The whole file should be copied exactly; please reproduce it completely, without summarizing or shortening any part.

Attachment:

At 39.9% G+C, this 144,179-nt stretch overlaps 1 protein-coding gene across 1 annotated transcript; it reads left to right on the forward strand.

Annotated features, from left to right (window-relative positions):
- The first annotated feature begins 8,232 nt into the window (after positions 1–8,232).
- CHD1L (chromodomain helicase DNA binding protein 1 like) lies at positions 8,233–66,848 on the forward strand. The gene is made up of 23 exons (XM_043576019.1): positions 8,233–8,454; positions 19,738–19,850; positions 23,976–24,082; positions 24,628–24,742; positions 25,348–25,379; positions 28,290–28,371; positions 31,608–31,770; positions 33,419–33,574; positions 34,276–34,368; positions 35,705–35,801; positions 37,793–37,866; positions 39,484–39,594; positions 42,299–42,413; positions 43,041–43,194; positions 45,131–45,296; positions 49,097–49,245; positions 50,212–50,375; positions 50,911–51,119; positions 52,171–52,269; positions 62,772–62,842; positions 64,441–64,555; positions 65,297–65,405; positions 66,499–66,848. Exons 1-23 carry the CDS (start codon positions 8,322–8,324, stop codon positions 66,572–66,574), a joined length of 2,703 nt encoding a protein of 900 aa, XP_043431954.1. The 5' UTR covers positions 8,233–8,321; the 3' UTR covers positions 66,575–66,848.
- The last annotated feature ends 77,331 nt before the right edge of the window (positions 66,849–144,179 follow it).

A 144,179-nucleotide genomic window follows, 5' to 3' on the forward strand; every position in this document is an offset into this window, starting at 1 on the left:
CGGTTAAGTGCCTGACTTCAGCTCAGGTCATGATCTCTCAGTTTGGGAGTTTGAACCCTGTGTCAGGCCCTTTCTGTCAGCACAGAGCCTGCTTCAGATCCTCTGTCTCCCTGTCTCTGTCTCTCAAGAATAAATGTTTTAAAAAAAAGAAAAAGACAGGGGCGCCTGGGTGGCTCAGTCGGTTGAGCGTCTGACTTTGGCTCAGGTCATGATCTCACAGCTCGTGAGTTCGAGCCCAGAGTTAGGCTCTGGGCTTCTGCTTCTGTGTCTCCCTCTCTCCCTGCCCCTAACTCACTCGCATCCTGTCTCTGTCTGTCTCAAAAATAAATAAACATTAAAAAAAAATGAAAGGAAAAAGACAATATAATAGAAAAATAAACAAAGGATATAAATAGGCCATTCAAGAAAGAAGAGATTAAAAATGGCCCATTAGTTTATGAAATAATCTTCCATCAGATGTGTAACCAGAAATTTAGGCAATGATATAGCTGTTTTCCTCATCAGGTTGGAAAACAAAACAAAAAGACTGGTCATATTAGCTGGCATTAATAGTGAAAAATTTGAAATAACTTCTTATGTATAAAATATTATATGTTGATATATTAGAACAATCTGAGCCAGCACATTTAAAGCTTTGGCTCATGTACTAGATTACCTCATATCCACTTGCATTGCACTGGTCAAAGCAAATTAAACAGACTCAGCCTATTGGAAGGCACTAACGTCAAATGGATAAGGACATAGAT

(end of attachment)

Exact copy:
At 39.9% G+C, this 144,179-nt stretch overlaps 1 protein-coding gene across 1 annotated transcript; it reads left to right on the forward strand.

Annotated features, from left to right (window-relative positions):
- The first annotated feature begins 8,232 nt into the window (after positions 1–8,232).
- CHD1L (chromodomain helicase DNA binding protein 1 like) lies at positions 8,233–66,848 on the forward strand. The gene is made up of 23 exons (XM_043576019.1): positions 8,233–8,454; positions 19,738–19,850; positions 23,976–24,082; positions 24,628–24,742; positions 25,348–25,379; positions 28,290–28,371; positions 31,608–31,770; positions 33,419–33,574; positions 34,276–34,368; positions 35,705–35,801; positions 37,793–37,866; positions 39,484–39,594; positions 42,299–42,413; positions 43,041–43,194; positions 45,131–45,296; positions 49,097–49,245; positions 50,212–50,375; positions 50,911–51,119; positions 52,171–52,269; positions 62,772–62,842; positions 64,441–64,555; positions 65,297–65,405; positions 66,499–66,848. Exons 1-23 carry the CDS (start codon positions 8,322–8,324, stop codon positions 66,572–66,574), a joined length of 2,703 nt encoding a protein of 900 aa, XP_043431954.1. The 5' UTR covers positions 8,233–8,321; the 3' UTR covers positions 66,575–66,848.
- The last annotated feature ends 77,331 nt before the right edge of the window (positions 66,849–144,179 follow it).

A 144,179-nucleotide genomic window follows, 5' to 3' on the forward strand; every position in this document is an offset into this window, starting at 1 on the left:
CGGTTAAGTGCCTGACTTCAGCTCAGGTCATGATCTCTCAGTTTGGGAGTTTGAACCCTGTGTCAGGCCCTTTCTGTCAGCACAGAGCCTGCTTCAGATCCTCTGTCTCCCTGTCTCTGTCTCTCAAGAATAAATGTTTTAAAAAAAAGAAAAAGACAGGGGCGCCTGGGTGGCTCAGTCGGTTGAGCGTCTGACTTTGGCTCAGGTCATGATCTCACAGCTCGTGAGTTCGAGCCCAGAGTTAGGCTCTGGGCTTCTGCTTCTGTGTCTCCCTCTCTCCCTGCCCCTAACTCACTCGCATCCTGTCTCTGTCTGTCTCAAAAATAAATAAACATTAAAAAAAAATGAAAGGAAAAAGACAATATAATAGAAAAATAAACAAAGGATATAAATAGGCCATTCAAGAAAGAAGAGATTAAAAATGGCCCATTAGTTTATGAAATAATCTTCCATCAGATGTGTAACCAGAAATTTAGGCAATGATATAGCTGTTTTCCTCATCAGGTTGGAAAACAAAACAAAAAGACTGGTCATATTAGCTGGCATTAATAGTGAAAAATTTGAAATAACTTCTTATGTATAAAATATTATATGTTGATATATTAGAACAATCTGAGCCAGCACATTTAAAGCTTTGGCTCATGTACTAGATTACCTCATATCCACTTGCATTGCACTGGTCAAAGCAAATTAAACAGACTCAGCCTATTGGAAGGCACTAACGTCAAATGGATAAGGACATAGAT